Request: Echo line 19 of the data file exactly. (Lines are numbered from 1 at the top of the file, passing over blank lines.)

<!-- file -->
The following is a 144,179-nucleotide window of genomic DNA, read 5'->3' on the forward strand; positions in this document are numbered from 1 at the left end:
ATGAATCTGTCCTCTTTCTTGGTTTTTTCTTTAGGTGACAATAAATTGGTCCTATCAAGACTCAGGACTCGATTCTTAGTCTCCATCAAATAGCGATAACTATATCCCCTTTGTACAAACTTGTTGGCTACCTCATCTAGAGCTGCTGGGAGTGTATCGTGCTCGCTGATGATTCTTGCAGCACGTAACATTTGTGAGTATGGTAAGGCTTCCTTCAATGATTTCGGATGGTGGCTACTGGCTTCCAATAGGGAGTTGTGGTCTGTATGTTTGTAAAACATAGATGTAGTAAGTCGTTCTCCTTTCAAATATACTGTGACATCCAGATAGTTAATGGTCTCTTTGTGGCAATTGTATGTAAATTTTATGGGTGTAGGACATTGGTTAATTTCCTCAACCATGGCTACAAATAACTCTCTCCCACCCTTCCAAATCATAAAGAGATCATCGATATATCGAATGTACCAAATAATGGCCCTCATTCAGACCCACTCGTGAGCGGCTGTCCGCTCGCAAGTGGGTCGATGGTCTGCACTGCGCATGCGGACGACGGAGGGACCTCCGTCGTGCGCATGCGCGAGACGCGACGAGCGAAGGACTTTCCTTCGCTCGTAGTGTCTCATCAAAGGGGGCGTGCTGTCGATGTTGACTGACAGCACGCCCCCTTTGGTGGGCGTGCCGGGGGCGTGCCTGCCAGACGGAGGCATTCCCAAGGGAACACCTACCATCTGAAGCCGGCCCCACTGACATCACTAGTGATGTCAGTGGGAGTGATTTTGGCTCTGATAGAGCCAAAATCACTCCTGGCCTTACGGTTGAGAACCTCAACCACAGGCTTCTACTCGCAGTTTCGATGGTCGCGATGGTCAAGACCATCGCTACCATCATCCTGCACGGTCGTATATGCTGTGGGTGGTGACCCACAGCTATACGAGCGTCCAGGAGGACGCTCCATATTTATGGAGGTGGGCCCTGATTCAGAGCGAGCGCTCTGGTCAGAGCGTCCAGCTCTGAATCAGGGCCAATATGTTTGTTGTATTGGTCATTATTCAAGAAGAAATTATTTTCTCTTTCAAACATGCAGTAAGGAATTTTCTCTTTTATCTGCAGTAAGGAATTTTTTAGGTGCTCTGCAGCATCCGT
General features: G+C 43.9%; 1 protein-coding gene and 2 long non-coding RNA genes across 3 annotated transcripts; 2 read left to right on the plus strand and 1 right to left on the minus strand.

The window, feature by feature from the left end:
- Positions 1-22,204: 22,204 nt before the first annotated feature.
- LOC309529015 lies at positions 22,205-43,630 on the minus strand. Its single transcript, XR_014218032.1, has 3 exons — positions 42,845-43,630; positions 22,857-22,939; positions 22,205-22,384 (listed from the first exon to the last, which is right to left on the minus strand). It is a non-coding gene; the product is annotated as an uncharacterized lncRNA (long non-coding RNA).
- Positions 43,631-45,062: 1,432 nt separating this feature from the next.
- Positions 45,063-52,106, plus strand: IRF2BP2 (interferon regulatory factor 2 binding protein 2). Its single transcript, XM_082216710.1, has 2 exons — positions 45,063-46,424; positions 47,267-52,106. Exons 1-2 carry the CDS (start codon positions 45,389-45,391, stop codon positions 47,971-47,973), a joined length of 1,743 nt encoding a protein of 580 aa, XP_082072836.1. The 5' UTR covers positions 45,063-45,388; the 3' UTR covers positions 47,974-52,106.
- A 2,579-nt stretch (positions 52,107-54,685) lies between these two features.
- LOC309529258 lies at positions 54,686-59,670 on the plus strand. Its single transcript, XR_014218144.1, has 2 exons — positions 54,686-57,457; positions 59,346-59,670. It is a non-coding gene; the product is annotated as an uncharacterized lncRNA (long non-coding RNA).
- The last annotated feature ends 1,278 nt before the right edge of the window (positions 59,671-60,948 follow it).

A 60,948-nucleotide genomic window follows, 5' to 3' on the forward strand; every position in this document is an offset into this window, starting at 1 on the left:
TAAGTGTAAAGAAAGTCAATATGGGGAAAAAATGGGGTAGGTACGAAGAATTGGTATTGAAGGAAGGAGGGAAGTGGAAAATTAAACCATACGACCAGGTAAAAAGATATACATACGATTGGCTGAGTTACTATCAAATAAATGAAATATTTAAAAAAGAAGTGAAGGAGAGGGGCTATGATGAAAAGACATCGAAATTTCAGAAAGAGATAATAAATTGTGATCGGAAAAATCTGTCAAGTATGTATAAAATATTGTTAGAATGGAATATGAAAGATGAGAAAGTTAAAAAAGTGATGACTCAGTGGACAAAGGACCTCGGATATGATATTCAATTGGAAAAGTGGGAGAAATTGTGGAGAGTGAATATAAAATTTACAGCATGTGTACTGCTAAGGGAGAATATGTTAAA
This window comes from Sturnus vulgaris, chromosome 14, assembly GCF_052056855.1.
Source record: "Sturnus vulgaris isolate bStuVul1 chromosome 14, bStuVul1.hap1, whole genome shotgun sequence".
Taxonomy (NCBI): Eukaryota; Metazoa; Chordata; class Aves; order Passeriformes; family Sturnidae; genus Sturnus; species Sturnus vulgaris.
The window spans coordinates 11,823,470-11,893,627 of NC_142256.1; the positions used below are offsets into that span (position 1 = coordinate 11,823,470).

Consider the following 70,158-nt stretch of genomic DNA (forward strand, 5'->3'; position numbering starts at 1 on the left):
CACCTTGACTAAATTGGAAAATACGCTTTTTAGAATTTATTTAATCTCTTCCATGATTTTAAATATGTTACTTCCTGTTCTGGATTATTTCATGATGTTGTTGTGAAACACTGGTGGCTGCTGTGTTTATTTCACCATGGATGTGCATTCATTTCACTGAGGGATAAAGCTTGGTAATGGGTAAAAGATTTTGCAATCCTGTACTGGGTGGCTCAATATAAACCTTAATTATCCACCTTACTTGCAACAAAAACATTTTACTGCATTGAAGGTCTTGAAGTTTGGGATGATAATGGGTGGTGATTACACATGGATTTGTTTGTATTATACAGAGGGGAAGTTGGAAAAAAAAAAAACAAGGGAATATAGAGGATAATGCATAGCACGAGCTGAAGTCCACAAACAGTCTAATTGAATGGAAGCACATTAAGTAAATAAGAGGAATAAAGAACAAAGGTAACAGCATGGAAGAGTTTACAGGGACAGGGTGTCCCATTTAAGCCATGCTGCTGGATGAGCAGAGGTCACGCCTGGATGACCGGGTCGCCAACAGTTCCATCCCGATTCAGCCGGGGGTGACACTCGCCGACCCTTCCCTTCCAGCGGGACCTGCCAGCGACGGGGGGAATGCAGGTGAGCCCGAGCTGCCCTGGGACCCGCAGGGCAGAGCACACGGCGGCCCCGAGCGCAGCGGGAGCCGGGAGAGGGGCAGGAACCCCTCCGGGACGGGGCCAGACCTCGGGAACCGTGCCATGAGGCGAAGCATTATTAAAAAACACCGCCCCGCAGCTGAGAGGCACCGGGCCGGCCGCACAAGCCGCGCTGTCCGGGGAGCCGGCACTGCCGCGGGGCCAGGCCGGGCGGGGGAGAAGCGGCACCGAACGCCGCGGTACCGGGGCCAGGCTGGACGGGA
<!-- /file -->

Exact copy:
CACCTTGACTAAATTGGAAAATACGCTTTTTAGAATTTATTTAATCTCTTCCATGATTTTAAATATGTTACTTCCTGTTCTGGATTATTTCATGATGTTGTTGTGAAACACTGGTGGCTGCTGTGTTTATTTCACCATGGATGTGCATTCATTTCACTGAGGGATAAAGCTTGGTAATGGGTAAAAGATTTTGCAATCCTGTACTGGGTGGCTCAATATAAACCTTAATTATCCACCTTACTTGCAACAAAAACATTTTACTGCATTGAAGGTCTTGAAGTTTGGGATGATAATGGGTGGTGATTACACATGGATTTGTTTGTATTATACAGAGGGGAAGTTGGAAAAAAAAAAAACAAGGGAATATAGAGGATAATGCATAGCACGAGCTGAAGTCCACAAACAGTCTAATTGAATGGAAGCACATTAAGTAAATAAGAGGAATAAAGAACAAAGGTAACAGCATGGAAGAGTTTACAGGGACAGGGTGTCCCATTTAAGCCATGCTGCTGGATGAGCAGAGGTCACGCCTGGATGACCGGGTCGCCAACAGTTCCATCCCGATTCAGCCGGGGGTGACACTCGCCGACCCTTCCCTTCCAGCGGGACCTGCCAGCGACGGGGGGAATGCAGGTGAGCCCGAGCTGCCCTGGGACCCGCAGGGCAGAGCACACGGCGGCCCCGAGCGCAGCGGGAGCCGGGAGAGGGGCAGGAACCCCTCCGGGACGGGGCCAGACCTCGGGAACCGTGCCATGAGGCGAAGCATTATTAAAAAACACCGCCCCGCAGCTGAGAGGCACCGGGCCGGCCGCACAAGCCGCGCTGTCCGGGGAGCCGGCACTGCCGCGGGGCCAGGCCGGGCGGGGGAGAAGCGGCACCGAACGCCGCGGTACCGGGGCCAGGCTGGACGGGA